There is a long and strong tradition in this country of "voluntary" public service. That must be a good thing. However there does appear to be some muddled thinking in the debate concerning governor remuneration in further and higher education. Times have changed and some traditions also need to change with them.
Sir Geoffrey Holland, a person of considerable stature in public life, has, it seems to me, overstated and indeed misrepresented the case to be made for some form of remuneration for governors of colleges. When he appeared recently before the Nolan committee on standards in public life, Sir Geoffrey, former permanent secretary at both the Departments of Education and Employment and now vice chancellor of Exeter University, is quoted as saying: "These people give a good deal of their time and deserve expenses but not a salary. We trade on their goodwill but it would be a great mistake to move towards a professional paid class." Later on he conceded there was a case for considering payment to school governing bodies but "much less of a case" in further and higher education. Why does he hold this appparently inconsistent view?
I suspect most people, myself included, would strongly resist any "move towards a professional paid class" or indeed any notion that people should be attracted to serve on governing bodies by an incentive of payment. But surely this misses the point. Over the past few years, and particularly since incorporation, the powers, duties and responsibilities governors of further education colleges have changed out of all recognition compared with the protected and sometimes rather limp involvement required when colleges were under local authority control. The commitment and the expertise required of governors of "new" colleges is huge.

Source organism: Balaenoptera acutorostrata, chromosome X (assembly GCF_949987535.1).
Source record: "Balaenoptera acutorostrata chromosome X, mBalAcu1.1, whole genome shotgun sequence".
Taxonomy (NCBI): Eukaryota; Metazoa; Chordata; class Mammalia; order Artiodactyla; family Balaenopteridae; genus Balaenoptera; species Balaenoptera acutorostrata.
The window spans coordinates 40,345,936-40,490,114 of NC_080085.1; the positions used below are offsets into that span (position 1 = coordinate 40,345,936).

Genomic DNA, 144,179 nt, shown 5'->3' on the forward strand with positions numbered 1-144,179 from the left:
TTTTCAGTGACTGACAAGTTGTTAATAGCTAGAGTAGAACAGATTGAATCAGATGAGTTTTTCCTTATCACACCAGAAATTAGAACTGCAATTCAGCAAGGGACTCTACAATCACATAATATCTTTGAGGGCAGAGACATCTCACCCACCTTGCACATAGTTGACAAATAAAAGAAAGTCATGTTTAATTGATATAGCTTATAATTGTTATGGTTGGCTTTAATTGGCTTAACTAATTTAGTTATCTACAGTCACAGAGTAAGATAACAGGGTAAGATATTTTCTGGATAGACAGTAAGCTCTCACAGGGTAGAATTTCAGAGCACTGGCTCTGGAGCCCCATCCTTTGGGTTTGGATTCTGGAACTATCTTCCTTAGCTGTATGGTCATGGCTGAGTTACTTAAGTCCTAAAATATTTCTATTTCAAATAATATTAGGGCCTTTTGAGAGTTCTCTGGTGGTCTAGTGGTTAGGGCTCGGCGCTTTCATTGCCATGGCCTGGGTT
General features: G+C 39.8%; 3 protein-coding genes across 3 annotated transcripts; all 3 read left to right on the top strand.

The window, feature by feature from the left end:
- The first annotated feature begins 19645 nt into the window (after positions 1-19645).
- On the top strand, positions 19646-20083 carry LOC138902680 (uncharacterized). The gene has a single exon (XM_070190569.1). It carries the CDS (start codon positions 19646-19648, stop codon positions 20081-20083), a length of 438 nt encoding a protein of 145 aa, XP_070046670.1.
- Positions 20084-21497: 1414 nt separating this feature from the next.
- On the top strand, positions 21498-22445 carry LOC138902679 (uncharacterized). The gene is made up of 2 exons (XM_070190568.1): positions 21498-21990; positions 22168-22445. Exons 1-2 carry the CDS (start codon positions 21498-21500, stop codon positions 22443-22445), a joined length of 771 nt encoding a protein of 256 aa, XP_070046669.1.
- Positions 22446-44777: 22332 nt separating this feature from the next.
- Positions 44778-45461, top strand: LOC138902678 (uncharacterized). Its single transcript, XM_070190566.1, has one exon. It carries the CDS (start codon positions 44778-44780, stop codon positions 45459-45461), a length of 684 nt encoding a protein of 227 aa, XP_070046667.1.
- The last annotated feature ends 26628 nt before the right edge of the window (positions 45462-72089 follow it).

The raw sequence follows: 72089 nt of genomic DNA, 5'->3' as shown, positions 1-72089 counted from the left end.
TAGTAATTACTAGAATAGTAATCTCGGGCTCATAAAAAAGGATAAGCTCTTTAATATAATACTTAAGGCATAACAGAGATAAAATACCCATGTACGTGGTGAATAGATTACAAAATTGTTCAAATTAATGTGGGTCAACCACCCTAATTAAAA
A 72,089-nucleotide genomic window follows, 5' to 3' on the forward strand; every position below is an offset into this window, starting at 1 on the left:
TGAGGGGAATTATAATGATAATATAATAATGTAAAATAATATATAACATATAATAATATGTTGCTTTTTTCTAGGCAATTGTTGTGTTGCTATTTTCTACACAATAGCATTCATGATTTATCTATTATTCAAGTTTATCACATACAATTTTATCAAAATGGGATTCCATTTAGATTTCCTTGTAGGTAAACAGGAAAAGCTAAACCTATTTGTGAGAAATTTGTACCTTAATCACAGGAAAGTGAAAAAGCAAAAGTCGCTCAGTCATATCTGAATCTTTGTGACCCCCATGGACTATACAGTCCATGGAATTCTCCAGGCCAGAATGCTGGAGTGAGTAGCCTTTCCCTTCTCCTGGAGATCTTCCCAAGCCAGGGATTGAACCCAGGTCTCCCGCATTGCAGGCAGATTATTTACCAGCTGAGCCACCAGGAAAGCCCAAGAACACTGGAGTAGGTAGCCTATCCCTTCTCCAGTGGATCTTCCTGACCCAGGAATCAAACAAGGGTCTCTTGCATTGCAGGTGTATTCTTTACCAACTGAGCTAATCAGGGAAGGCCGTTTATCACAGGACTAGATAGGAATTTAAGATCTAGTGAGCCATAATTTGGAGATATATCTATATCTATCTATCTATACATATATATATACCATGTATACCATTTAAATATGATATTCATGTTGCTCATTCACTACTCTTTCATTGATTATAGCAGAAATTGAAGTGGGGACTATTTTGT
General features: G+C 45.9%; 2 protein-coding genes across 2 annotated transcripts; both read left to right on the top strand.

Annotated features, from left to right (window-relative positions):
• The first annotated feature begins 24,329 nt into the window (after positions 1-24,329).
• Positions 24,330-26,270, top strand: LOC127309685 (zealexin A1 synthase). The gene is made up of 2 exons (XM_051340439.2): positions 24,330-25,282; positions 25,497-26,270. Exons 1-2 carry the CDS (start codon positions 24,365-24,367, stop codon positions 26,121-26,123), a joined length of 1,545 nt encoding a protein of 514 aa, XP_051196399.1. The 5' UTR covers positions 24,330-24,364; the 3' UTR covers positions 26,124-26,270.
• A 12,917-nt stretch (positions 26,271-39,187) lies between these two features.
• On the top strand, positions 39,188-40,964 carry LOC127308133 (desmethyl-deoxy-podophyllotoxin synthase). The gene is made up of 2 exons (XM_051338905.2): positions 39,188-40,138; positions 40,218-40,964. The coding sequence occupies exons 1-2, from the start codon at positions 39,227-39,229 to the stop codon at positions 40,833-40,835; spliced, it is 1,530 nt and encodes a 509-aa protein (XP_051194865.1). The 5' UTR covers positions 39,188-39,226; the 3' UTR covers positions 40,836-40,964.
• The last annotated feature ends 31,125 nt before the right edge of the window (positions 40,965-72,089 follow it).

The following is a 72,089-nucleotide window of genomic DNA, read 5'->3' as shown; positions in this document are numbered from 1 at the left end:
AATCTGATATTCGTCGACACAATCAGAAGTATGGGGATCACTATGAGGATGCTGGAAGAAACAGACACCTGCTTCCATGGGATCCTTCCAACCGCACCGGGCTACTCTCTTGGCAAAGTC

"These people" need to be skilled, trained and constantly updated. In order to attract and retain governors of the calibre that is necessary we must have regard for their "working conditions" and be able to attract people from a very wide parish. No longer is it possible to govern colleges effectively on the basis of collecting together local worthies prepared to waffle their way through an agenda that is now very complex but also highly charged with financial, educational, political and personnel implications. The strategy and the solvency of many of our colleges are among our principal responsibilities and this is no mean task with many millions of pounds of public money and the education and training of our people at stake.
Keith Scribbins, chair of the Colleges' Employers' Forum, says: "I would balance the need to parti-cipate of those who are self-employed and would lose income, those in lowly jobs, or with child care needs, against the inappropriateness of having people coming forward for money."
That balance I believe to be crucial. Where lies the logic in not allowing a self-employed fee earner some compensation for loss of earnings while engaged on college business but at the same time rewarding the chairman and members of the Further Education Funding Council, a number of whom are principals and chief executives (and governors) of the colleges we as lay governors are responsible for monitoring and governing? This and other inconsistencies are quite bizarre and will, if retained lead to a decline in the quality of governors.
Tony Corder is chair of the corporation of the College of North East London.